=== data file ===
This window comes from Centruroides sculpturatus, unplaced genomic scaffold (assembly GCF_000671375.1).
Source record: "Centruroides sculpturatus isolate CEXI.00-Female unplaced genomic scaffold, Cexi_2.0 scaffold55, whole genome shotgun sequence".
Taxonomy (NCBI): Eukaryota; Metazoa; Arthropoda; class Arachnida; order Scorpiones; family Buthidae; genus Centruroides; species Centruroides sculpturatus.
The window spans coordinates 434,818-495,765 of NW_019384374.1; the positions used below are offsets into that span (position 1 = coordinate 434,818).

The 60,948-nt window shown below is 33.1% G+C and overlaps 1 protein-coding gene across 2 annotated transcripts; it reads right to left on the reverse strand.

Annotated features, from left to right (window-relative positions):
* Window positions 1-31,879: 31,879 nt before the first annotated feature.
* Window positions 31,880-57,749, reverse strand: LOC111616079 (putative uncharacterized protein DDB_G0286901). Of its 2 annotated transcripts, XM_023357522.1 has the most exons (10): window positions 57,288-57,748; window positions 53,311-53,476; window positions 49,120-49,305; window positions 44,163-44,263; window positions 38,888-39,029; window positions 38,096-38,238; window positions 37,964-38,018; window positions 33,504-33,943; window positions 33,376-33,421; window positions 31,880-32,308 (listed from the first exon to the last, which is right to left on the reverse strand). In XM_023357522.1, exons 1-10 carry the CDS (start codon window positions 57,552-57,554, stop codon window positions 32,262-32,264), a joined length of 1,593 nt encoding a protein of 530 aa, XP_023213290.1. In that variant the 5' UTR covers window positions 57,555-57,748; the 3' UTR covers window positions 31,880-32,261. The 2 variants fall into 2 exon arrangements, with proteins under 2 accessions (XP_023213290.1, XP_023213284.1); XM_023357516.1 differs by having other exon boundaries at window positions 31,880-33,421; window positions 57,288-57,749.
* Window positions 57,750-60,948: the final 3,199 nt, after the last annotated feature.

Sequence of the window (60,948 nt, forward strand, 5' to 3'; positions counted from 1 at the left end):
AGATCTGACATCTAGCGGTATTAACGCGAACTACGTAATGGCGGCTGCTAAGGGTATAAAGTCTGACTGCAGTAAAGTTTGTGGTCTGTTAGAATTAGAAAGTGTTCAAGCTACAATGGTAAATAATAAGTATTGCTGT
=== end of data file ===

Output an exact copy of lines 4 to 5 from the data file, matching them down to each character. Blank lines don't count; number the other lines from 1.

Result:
The window spans coordinates 434,818-495,765 of NW_019384374.1; the positions used below are offsets into that span (position 1 = coordinate 434,818).

The 60,948-nt window shown below is 33.1% G+C and overlaps 1 protein-coding gene across 2 annotated transcripts; it reads right to left on the reverse strand.